Effective December 1, 2017 the Southern District of Texas, including the Houston and Galveston divisions, has a new standard chapter 13 plan.

Among many other changes, it allows consumers who want to surrender their homes or other real estate to transfer their home or other real estate to lienholders such as mortgage companies to satisfy mortgages, when the mortgage companies fail to timely foreclose and fail to timely agree to accept a deed to the property from the consumers. It will work like a "deed in lieu of foreclosure." Why would anyone want to give up their home or other real estate?

Because during the mortgage crisis and in the years since, some people have found that their property values declined, and they were unable to sell their homes or other real estate. At the same time some mortgage companies failed to timely foreclose on the homes, even if the homeowners stopped paying the mortgage payments. This left the homeowners stuck with the ongoing expenses of owning property: homeowner's association dues, maintenance, utilities, property taxes, etc.

This is because even though the homeowners stopped paying mortgage payments and may have even moved out of their home, if the mortgage company decided not to foreclose, the homeowners remained the legal title owners of the property. Mortgage companies may decide not to foreclose for various reasons, not the least of which is they don't want to become legally responsible for the cost of ownership of the abandoned properties either!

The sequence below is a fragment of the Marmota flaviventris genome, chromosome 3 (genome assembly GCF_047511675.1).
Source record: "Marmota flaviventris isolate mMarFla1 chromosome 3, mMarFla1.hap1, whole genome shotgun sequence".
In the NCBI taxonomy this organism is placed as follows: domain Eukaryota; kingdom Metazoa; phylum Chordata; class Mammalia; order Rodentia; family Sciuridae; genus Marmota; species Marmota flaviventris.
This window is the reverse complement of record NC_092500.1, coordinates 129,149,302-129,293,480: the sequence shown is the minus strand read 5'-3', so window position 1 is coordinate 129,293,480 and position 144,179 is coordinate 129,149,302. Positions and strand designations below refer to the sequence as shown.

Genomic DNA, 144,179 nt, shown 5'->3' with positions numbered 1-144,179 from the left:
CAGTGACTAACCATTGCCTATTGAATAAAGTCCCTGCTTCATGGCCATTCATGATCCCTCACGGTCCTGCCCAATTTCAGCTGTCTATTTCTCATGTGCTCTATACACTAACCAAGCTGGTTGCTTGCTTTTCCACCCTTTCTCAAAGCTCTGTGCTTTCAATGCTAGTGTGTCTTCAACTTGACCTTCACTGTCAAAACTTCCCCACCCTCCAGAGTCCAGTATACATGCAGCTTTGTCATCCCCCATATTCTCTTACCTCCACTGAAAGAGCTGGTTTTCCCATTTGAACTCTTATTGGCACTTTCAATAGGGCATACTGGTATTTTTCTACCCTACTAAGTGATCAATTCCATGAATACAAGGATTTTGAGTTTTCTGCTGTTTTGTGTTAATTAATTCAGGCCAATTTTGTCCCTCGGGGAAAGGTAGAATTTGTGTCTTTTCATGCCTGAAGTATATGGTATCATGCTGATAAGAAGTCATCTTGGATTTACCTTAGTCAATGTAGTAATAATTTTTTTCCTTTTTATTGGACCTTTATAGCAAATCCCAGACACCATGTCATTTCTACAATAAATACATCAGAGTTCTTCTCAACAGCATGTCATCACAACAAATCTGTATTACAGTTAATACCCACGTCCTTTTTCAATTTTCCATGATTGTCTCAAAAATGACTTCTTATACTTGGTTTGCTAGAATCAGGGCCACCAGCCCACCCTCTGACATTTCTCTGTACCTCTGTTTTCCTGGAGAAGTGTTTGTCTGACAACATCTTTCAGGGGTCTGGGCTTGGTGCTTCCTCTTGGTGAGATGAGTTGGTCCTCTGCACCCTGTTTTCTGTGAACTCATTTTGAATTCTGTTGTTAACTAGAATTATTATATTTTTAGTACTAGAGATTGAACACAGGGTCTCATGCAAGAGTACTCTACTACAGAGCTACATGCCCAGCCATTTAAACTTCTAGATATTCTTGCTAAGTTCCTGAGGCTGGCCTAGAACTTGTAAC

One of the changes to the new chapter 13 plan allows the debtors to file a "Notice of Transfer Pursuant to Bankruptcy Plan," in the county real property records on or after 30 days after confirmation of their chapter 13 plan, if their mortgage company or other lienholder on their property has not elected to accept a special warranty deed from them, or elected to foreclose. And if they elect to foreclose, they must do so within 90 days following the entry of the confirmation order.

Now that home values have recovered or are recovering, I don't believe we will need to use this provision for very many of our chapter 13 clients. But it is a great provision to have in our standard plan, to use just in case. Some clients may have old or dilapidated property that they cannot sell and the lienholders may not want. This provision will let us get property out of the debtors' names quickly, so that they are no longer responsible for HOA dues, taxes, insurance, and the other expenses and liabilities that go along with property ownership.

Do you think this was a good addition to the chapter 13 plan in the Houston bankruptcy court? Have you been stuck with property that you could not get rid of? Please leave your questions or comments below!

J Thomas Black
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Board Certified, Consumer Bankruptcy Law- Texas Board of Legal Specialization
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